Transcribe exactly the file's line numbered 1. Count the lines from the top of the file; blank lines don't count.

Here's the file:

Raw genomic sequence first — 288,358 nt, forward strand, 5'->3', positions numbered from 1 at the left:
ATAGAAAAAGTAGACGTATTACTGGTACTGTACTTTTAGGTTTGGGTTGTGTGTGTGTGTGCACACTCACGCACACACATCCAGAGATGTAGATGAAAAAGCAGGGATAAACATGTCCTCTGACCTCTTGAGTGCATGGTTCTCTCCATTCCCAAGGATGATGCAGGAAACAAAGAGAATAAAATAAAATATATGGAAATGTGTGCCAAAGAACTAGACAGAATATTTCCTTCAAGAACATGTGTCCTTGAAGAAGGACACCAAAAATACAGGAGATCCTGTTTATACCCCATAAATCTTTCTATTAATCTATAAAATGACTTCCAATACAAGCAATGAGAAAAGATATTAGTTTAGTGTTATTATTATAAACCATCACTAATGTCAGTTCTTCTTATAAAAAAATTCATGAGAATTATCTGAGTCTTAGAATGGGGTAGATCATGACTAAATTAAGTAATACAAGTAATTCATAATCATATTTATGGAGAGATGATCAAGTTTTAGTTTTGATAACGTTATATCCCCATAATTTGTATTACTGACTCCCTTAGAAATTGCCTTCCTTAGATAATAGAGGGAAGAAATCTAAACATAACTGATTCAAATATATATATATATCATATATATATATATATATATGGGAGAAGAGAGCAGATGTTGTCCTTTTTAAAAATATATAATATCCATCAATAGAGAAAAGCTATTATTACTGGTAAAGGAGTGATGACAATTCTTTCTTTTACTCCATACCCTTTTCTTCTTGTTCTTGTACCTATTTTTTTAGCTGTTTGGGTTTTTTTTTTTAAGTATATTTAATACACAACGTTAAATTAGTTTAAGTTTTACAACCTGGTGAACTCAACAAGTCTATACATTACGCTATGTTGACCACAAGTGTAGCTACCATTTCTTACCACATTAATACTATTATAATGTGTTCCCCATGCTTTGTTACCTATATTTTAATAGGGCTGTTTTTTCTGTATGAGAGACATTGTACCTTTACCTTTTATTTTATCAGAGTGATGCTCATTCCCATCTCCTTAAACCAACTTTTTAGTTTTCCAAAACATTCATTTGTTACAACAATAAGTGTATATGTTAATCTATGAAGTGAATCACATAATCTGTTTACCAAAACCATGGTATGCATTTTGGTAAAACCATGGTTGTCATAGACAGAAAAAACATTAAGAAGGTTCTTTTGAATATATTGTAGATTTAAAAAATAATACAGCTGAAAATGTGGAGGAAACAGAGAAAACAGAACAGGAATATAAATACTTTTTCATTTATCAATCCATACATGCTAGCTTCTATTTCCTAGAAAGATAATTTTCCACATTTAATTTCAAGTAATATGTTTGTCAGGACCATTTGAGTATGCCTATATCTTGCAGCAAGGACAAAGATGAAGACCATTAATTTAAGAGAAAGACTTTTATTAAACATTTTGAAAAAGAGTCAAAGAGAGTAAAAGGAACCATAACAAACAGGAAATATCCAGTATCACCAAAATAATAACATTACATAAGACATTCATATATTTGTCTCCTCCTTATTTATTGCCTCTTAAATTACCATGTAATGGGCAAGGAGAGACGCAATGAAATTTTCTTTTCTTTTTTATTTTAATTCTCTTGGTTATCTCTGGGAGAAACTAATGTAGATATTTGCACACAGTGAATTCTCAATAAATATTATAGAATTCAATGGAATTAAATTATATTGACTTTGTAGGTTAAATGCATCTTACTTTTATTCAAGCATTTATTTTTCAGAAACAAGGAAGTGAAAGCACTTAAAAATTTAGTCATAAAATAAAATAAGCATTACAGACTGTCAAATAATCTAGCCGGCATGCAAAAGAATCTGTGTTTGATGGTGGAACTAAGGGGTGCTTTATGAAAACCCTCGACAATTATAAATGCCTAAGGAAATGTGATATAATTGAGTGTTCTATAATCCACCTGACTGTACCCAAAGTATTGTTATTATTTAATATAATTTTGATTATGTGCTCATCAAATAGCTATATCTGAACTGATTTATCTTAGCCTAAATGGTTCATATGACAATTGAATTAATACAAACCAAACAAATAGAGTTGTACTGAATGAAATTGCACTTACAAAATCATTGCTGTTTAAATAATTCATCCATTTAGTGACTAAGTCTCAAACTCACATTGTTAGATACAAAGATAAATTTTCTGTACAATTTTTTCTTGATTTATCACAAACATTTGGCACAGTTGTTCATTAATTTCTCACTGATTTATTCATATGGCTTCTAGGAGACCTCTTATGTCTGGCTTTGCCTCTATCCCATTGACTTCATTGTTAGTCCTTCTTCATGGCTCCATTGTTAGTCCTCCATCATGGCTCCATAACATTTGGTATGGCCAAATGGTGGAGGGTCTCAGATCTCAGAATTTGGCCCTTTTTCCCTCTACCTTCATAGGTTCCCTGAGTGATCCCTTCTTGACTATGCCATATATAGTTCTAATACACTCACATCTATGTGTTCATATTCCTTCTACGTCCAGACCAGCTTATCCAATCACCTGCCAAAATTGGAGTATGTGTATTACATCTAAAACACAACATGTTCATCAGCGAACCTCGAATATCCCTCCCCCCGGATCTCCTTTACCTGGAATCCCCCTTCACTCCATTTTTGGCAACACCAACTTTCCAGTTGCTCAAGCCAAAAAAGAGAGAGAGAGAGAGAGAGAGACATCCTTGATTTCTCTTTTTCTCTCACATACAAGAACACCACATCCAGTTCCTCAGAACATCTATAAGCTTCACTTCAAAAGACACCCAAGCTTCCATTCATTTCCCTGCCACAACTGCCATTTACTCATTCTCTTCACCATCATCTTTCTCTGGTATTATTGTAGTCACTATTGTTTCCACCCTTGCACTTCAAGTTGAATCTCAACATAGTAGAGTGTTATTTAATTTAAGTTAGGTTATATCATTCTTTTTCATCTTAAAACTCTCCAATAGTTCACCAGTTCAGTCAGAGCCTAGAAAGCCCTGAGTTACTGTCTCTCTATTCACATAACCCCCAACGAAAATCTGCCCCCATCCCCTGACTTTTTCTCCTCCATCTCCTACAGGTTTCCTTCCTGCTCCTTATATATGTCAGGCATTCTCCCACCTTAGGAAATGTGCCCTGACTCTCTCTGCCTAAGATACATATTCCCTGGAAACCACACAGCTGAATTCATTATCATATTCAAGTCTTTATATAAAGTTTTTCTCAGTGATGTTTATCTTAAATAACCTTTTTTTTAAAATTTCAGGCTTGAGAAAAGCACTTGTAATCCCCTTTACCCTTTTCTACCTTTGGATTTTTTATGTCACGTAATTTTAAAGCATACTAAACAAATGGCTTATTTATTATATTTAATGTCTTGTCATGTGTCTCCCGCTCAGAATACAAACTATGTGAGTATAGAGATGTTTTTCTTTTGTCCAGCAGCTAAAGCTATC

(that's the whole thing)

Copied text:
Raw genomic sequence first — 288,358 nt, forward strand, 5'->3', positions numbered from 1 at the left: